Doctors and orthopedic surgeons at the Hospital Civil envision a pain-free life with near full mobility for Caro, IF – in a series of three surgeries — she has the metal plates removed and both hip joints (which are collapsed) replaced as soon as possible. The urgency of her situation has helped move her toward the front of the line medically speaking. Recent tests indicate that Caro is an excellent candidate for double hip replacement surgery.
Fortunately, a portion of costs for these very expensive surgeries will be covered by the Hospital Civil and Mexico’s Seguro Popular healthcare program. However, many associated costs — including the prosthetic hip devices — are not covered, and are completely out-of-reach on Caro’s meager earnings.
IN WRITING CARO’S STORY, it is my hope that some of the many kind and generous people in our community and beyond will choose to open their hearts and their wallets to help Caro obtain the surgeries that offer a normal, mobile and pain-free life.
In order to cover expenses such as the two prosthetic hips, medications, lab tests, transportation, blood transfusions, physical therapy, lost wages, raised toilet seat and other devices, etc. an estimated $8,000 USD is needed.
If you would like to donate, funds can be sent to Caro via the means shown below.
• GoFundMe page Help Caro to Walk (best for dollars sent from the US)
• Paypal to Carolina.email@example.com (best if sending any amount from within Mexico)
• Bank or Oxxo payments to Banamex card# 5204 1654 7101 3098 (best when sending pesos within Mexico)
• or by Interbank transfer 002346701476471059
If you are unable to donate, your prayers and well wishes for Caro are sincerely appreciated, as well as a LIKE and SHARE of her Facebook page.
For more information, updates and a complete list of needed items and estimated expenses, visit:
• Facebook page Ayuda a Caro a Caminar (Helping Caro to Walk).
UPDATE 15 FEB 2019:
Today Caro was let go from her $60-dollar-a week, sit-down job in a local restaurant kitchen due to her boss’ growing worry over her fragile condition. So she now owes rent, utilities and medical bills and has no income at all.
So, if anyone out there has or knows of any type of work she can do from home (or that requires little standing or walking), please let us know. Caro is educated, very intelligent and personable. She would make an excellent front desk receptionist, for example .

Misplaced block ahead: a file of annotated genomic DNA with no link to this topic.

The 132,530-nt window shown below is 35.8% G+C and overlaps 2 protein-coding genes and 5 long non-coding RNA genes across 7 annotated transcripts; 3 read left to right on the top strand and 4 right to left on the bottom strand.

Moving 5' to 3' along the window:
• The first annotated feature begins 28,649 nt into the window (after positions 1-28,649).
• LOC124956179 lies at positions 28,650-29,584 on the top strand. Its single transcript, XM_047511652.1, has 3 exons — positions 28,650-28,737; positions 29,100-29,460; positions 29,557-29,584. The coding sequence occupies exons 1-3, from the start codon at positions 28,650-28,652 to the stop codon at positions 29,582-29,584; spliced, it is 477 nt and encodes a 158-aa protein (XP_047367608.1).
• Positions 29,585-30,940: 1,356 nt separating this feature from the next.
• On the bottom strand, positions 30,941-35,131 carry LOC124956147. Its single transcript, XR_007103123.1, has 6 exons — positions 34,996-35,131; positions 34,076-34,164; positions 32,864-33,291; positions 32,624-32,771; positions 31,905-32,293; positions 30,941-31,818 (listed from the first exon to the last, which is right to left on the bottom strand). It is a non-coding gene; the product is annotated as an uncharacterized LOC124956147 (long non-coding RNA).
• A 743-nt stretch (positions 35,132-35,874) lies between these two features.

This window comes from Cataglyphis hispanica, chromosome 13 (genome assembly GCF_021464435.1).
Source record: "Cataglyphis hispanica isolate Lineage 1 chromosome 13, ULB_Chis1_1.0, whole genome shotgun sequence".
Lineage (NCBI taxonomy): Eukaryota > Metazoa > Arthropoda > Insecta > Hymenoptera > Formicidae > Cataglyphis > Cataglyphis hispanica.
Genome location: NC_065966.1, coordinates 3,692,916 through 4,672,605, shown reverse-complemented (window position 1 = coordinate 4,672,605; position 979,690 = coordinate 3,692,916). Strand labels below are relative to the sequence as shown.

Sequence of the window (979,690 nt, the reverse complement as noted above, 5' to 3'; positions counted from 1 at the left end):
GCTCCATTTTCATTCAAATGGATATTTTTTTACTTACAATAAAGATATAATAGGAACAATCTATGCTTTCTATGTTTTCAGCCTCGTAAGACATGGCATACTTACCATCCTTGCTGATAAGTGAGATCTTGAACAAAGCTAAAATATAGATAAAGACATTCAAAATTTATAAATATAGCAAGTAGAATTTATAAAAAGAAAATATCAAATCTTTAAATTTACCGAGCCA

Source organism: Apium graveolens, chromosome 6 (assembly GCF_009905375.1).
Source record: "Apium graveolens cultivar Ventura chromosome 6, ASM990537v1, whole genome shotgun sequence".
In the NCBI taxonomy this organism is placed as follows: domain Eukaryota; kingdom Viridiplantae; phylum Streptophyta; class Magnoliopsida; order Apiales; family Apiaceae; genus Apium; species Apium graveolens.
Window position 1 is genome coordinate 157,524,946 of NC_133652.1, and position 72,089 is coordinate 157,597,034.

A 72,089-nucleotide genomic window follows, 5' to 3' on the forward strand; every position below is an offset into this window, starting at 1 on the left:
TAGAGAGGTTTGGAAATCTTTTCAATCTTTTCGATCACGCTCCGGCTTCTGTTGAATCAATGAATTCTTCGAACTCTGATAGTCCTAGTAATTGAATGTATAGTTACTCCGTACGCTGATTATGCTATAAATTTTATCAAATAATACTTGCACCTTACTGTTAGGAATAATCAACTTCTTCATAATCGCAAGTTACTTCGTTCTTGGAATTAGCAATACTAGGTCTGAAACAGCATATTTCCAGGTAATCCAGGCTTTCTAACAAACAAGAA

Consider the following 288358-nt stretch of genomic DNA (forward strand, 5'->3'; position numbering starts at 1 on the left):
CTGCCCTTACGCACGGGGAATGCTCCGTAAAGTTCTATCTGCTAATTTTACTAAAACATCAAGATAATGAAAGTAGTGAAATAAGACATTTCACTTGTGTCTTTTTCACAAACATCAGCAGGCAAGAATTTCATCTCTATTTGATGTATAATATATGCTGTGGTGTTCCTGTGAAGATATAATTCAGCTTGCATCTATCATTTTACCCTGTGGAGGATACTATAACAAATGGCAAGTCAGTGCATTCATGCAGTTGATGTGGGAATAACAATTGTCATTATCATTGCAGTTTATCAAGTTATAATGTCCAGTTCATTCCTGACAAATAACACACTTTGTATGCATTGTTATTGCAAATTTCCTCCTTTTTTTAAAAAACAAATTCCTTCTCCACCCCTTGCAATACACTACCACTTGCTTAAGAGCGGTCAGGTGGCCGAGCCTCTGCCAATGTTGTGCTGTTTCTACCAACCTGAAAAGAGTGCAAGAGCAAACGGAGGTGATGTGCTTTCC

UPDATE 17 FEB 2019:
Carolina entered the Hospital Civil today for her first surgery tomorrow. She is in a ward-style room with about 20 other patients. This surgery is to remove the metal plate and screws on her femur (thigh bone). Surgeons report having rented special tools to remove bone that has grown around the metal over the past 22 years.
Caro is in good spirits and friends will be taking turns caring for her ‘round-the-clock, as is standard in many Mexican hospitals with limited nurses.
Thanks to donations and a hospital discount due to Caro’s indigent status, costs for this first surgery have been met. Once the surgeons take a look inside, they will determine what type of prosthetic hips will work
best for her. Then we will have a better estimation of the costs Caro will have to pay.
Doctors want to wait six months for the fragile bone to mend and fill in the gaps left by the metal rod and screws. This gives her six months to come up with funds to do the first total hip replacement.
We might mention one other need, a raised toilet seat that we are told would be very helpful for Caro. If anyone has one they could donate or lend or sell at a low price, please contact us. Thank you all!!
P.S. Due to a technical error with Paypal (an extra period in the email) several donations to Caro did not go through and were refunded. It is all set up and working correctly now, but if you made a donation prior to last night, please verify your refund and re-issue your kind donation. Thanks and very sorry for the bother.
UPDATE 20 FEB 2019:
Caro ‘s 5-hour surgery to remove the metal plate and screws was a success. After the surgery, her team of doctors at the Hospital Civil commented that when they first opened up her leg, no metal at all was visible; bone had completely grown over it. Fortunately, they had foreseen that in advance, and rented tools to chip away the bone and remove the screws.
Caro was released from the hospital last nite. She was brought to Zuzu’s (her best friend’s) house for recovery care. Getting Caro up a full flight of stairs was no easy task, but Caro took her time and inched up using one leg and her arms.
Prescribed medications (Tramadol, Desketoprofeno, Xarelto, Cefalexina, etc.) and wound treatment supplies totaled well over $3000 pesos, but contributions covered this expense.
She is to return to the Hospital Civil for progress assessment in 2 weeks.
P.S. A needed raised toilet seat has been donated by a very kind person in Tlaquepaque. We only need to go pick it up. Shortly we plan to print the names of all who are helping. Thank you to everyone!